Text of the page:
Without such sponsorship, ultimate project success is much less likely, no matter how much enthusiasm there is among potential business end users. Before volunteering valuable time with a proposed software project, make sure the internal assessment and implementation efforts are well run.

Software Configuration and Customization
While sometimes a software product, touted as a “complete solution,” can do everything required to meet your needs, often it cannot. Simple configuration or customization may be required or software products may need to be acquired and integrated to achieve the required functionalities – so called “best-of-breed” systems. There are many options and forces at play.

In mature software sectors, an out-of-the-box product may fit your needs perfectly. Often some simple configuration options serve to optimize the software. But in less mature sectors, and in specialty applications, further customization may be required.

Here we have to strike a balance. Too often, one or more constituencies demand changes in a proposed software product, but will the proposed changes really produce a business benefit? The downside of any software customization is that it costs more money upfront, and continues to cost more money downstream, while making maintenance updates harder or often impossible. People realize this based on past failed projects or because the burden of validating systems increases dramatically with customization. Nowadays astute IT project managers choose to minimize customization to key features that are going to increase user acceptance and business benefit in a very tangible and measurable way.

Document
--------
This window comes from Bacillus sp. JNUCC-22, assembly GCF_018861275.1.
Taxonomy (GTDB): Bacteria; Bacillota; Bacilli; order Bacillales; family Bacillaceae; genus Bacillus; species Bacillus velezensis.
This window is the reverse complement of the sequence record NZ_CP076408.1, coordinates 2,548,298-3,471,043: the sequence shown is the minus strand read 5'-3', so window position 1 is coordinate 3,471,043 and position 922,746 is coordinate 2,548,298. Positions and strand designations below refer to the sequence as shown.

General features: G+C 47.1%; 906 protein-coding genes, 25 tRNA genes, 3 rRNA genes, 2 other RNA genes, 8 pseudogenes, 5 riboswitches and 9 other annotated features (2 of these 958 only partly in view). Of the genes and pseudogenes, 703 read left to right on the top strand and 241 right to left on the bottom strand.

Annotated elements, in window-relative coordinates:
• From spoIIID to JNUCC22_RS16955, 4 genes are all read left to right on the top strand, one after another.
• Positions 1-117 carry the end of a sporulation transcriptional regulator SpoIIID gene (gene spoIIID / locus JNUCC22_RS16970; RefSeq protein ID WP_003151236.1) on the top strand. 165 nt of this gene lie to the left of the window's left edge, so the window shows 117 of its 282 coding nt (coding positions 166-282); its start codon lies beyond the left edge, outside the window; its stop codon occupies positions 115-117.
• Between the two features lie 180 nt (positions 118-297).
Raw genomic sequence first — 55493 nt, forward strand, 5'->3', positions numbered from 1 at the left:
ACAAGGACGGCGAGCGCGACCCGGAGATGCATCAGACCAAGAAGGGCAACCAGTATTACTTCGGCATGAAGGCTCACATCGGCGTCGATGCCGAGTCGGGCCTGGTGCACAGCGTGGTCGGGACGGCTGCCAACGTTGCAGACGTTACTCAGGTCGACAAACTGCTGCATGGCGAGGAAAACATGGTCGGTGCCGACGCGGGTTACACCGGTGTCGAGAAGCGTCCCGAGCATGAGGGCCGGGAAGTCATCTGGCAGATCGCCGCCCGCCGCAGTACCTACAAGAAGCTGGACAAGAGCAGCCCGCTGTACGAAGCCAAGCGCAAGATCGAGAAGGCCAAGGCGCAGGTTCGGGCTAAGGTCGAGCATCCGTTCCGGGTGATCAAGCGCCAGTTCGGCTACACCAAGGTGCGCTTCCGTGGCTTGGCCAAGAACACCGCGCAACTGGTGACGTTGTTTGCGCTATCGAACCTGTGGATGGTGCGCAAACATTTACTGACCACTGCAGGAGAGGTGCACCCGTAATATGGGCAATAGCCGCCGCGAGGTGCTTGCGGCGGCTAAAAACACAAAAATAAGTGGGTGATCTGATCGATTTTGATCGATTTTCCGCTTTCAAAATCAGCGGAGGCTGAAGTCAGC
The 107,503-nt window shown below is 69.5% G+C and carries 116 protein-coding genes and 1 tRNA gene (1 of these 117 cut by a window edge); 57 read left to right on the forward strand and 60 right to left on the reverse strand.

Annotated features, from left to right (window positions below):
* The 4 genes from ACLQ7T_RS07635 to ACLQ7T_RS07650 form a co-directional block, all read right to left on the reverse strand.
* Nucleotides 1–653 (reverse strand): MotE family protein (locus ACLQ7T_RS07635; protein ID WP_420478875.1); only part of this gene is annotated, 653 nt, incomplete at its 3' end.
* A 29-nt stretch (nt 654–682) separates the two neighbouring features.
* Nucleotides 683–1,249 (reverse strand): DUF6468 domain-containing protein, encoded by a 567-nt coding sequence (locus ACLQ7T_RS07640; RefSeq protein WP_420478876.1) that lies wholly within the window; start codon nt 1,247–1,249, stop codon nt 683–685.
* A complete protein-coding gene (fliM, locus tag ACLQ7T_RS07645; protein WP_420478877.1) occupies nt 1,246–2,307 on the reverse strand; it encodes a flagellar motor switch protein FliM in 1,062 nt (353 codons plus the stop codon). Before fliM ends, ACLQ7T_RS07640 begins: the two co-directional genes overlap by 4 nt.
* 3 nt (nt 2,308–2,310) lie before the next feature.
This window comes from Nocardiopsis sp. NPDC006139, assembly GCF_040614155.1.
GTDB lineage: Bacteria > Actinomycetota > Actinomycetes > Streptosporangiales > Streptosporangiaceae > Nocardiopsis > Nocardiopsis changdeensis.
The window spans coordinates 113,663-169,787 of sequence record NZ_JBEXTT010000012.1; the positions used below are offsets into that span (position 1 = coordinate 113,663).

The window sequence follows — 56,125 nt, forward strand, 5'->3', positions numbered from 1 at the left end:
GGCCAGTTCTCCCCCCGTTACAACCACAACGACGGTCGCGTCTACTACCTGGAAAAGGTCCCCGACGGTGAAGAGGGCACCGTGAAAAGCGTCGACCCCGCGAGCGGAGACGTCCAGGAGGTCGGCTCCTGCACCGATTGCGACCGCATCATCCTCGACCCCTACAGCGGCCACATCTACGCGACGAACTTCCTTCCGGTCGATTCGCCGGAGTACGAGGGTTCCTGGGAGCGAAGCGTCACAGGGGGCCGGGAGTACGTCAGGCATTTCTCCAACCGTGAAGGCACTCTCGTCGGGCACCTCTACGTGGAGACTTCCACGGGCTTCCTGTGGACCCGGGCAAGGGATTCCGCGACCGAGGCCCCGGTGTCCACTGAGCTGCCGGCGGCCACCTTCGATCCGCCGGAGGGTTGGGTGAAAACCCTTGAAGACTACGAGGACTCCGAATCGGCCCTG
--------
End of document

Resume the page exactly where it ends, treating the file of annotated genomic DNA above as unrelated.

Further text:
As a business end user, you are the most important player in software assessment and deployment because in the end, if a system does not benefit you and your colleagues it will fail. You should lever that position to maximize the most effective use of your time while supporting efforts that will bring real benefits to your company.

Ten Ideas for Corporate RSS Feeds - Blogging Planet ENG

While researching corporate and company blogs I ran across a site for CEO Bloggers, which in turn lead me to an article on using RSS feeds, which was cross-posted at Blogging Planet.

There were 10 reasons listed for implementing RSS feeds (I’ve reproduced the bullet point titles below). It is already clear that my company, Open Text, should at least implement an RSS feed on our news page and homepages to start.

1) Email is an increasingly problematic communications tool due to the growth of spam and the overwhelming amount of email most businesspeople receive.
2) RSS is perfect for the online press room. Some companies using feeds successfully for their newsrooms include:
Cape Clear Software
USA Cycling
US Dept. of State
3) Keep your partners informed.
4) Keep your customers informed.
5) Provide specific informational categories so people can just receive what they are most interested in.
6) Make your resource centers/online libraries dynamic!
7) Put your events to work for you online.
8) Capture and publish the buzz.
9) Set up a feed for special promotions.